Want to Know the Most Common Spanish Greetings Used in Spain?
Don’t know how to start a conversation in Spanish? Want to learn the common Spanish greetings beyond hola? Just got to Spain and you do not understand the greeting slang? Greetings are an important part when starting a conversation. The type of greetings you use are going to set up the kind of conversation you want to have. Here, you will find useful information that will easily answer your questions.
Aspects to think about
Just like goodbyes, there are three major factors you need to take into account when it comes to greet: Formal or informal ways, slang and cultural aspects.
There are mainly two ways to greet: informal or formal. The type you choose is going to depend on the situation and the person you meet. When you want to talk in a formal way in Spanish, you use the 3rd person pronoun, either singular (usted) or plural (ustedes). In Spain, unlike Latin America, usted is not as widely used. People only use it for certain instances, like: when meeting a big boss, an old person, a king or a queen, or just when you want to sound intellectual. On the other hand, you can tutear when you address a person in an informal way, by using the 2nd person pronoun (tú). Also, in Spain we use the 2nd plural person vosotros/as to address two or more people in a familiar way (i.e. you all). Therefore, think about what situation you are in before greeting.
Slang is in all the languages of the world and in every situation, including greetings. Make sure you also learn this part, since you will use it a lot, especially when you meet your friends or family.
Additionally, cultural aspects are very important to take into account when meeting someone. In Spain, people tend to be very close and friendly when greeting a person. For example, when two woman, or a man and a woman meet, they give each other a kiss on each cheek. However, most of the times, it is more like a symbolic kiss (the lips do not really touch the cheeks). On the other hand, when two men meet, they usually shake hands.
Think about these three aspects before meeting someone and you will be all set 😀
List of the Common Spanish Greetings Used in Spain
Although the possibilities are endless, I put together the most common Spanish greetings from Spain. Here is the list with their translations in English and a quick explanation.
Spanish (SPAN.), English (ENG.), Preterite (pret.), somebody (sb.), something (sth.), usted (Ud.) and ustedes (Uds.).
Here is where you will find the most slang.
|Buen día||Hello, hi or good day||At any time of the day|
|Buenas||Hello or hi||At any time of the day|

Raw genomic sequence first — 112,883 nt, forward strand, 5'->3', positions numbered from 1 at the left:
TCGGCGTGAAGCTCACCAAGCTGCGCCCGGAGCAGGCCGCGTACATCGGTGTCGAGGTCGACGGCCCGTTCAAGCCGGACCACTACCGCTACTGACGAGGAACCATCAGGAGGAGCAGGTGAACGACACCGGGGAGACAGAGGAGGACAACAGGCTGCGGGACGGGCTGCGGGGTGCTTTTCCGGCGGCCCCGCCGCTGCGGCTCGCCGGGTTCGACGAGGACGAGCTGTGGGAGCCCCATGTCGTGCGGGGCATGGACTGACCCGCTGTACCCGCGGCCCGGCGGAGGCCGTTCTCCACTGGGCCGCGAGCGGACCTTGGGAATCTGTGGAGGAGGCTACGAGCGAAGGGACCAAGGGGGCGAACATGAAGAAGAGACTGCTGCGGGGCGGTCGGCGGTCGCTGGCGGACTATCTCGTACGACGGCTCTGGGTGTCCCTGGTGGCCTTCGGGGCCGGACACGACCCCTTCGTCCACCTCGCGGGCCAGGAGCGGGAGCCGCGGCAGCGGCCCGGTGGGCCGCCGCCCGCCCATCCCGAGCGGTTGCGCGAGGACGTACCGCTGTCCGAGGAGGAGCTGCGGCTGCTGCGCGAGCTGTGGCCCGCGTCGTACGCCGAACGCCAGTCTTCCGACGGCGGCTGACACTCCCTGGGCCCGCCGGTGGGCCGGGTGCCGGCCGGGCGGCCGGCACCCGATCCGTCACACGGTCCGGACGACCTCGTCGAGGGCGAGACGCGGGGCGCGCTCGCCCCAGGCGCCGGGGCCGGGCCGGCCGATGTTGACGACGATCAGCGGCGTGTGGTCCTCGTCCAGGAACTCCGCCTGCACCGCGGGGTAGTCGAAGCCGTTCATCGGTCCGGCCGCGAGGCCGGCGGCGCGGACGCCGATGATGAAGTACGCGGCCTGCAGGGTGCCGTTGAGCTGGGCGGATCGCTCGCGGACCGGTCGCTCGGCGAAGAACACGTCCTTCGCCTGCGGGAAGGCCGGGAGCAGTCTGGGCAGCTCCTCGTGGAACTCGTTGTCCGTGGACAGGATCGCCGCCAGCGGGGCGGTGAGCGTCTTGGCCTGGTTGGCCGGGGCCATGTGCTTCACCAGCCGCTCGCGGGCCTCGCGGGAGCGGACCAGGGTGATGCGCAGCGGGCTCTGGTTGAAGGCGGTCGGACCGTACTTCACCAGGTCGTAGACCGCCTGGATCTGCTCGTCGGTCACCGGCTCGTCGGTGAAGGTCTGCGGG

|Buenas noches ||Good night or evening||Late evening till early morning|
|Buenas tardes||Good afternoon or evening||Until late evening (around 8pm)|
|Buenos días||Good morning||"Good days"|
|¿Cómo andas?||How are you? or how are you doing?||"How are you walking?"|
|¿Cómo estás?||How are you?|
|¿Cómo has estado?||How have you been?||Pret. perfect is widely used in Spain|
|¿Cómo (te) ha ido?||How have you been?||Pret. perfect is widely used in Spain|
|¿Cómo ha ido (todo)?||How has everything been?||Pret. perfect is widely used in Spain|
|¿Cómo (te) va?||How are you? |
How are you doing?
|¿Cómo va?||How is it going?|
|¿Cómo (te) va todo?||How is everything going?|
|¡Cuánto tiempo (sin verte)!||It's been a long time without seeing you!|
|¡Qué gusto verte! ||It is nice to see you|
|¿Qué haces?||What are you doing?|
|¿Qué hay?||What’s up?||"What is there?"|
|¿Qué hay de nuevo?||What’s new? or what's new with you?|
|¿Qué (me o te) cuentas?||What's up? or what's new?||"What can you tell me?"|
|¿Qué pasa?||What's up?, what's happening? or what's going on?||Also for when sb. wants to know if sth. is wrong|
|¿Qué tal (estás)?||How are you?||Widely known|
|Ei||Hey||Clear and concise|
Most of the following greetings fall into the rule of using the 3rd person pronoun. However, others can be used as informal greetings too (*).
|Bienvenido/a/s||Welcome||Ex.: Welcoming sb. to your house|
|Buenas noches*||Good night or good evening||From late evening till early morning|
|Buenas tardes*||Good afternoon or good evening||From noon till late evening (around 8pm)|
|Buenos días*||Good morning||"Good day" |
|¿Cómo está/n (Ud/s.)?||How are you?|
|¿Cómo ha/n estado?||How have you been?||Pret. perfect is widely used in Spain|
|¿Cómo le/s ha ido?||How have you been?||Pret. perfect is widely used in Spain|
|¿Cómo le/s va?||How are you? or how are you doing? |
|(Con) mucho gusto||My pleasure|
|Encantado/a (de conocerle/lo/la/s)||(I'm) pleased to meet you or (it's a) pleasure to meet you||Conocerle/s is used in leístas zones|
|Es un placer (verle/lo/la/s)||It's a pleasure to see you||Verle/s is used in leístas zones|
|Mucho gusto||Pleased to meet you or nice to meet you|
|Qué gusto verle/lo/la/s||I'm glad to see you||Verle/s is used in leístas zones leístas zones|
|¿Qué tal?*||How are you?|
|¿Qué tal se encuentra/n (Ud/s.)?||How are you?|
|¿Qué tal está/n (Ud/s.)?||How are you?|
The same as goodbyes, there are a lot of ways to greet each other in Spanish. Choose the most convenient one according to your context and situation. However, when in doubt, hola will take you anywhere.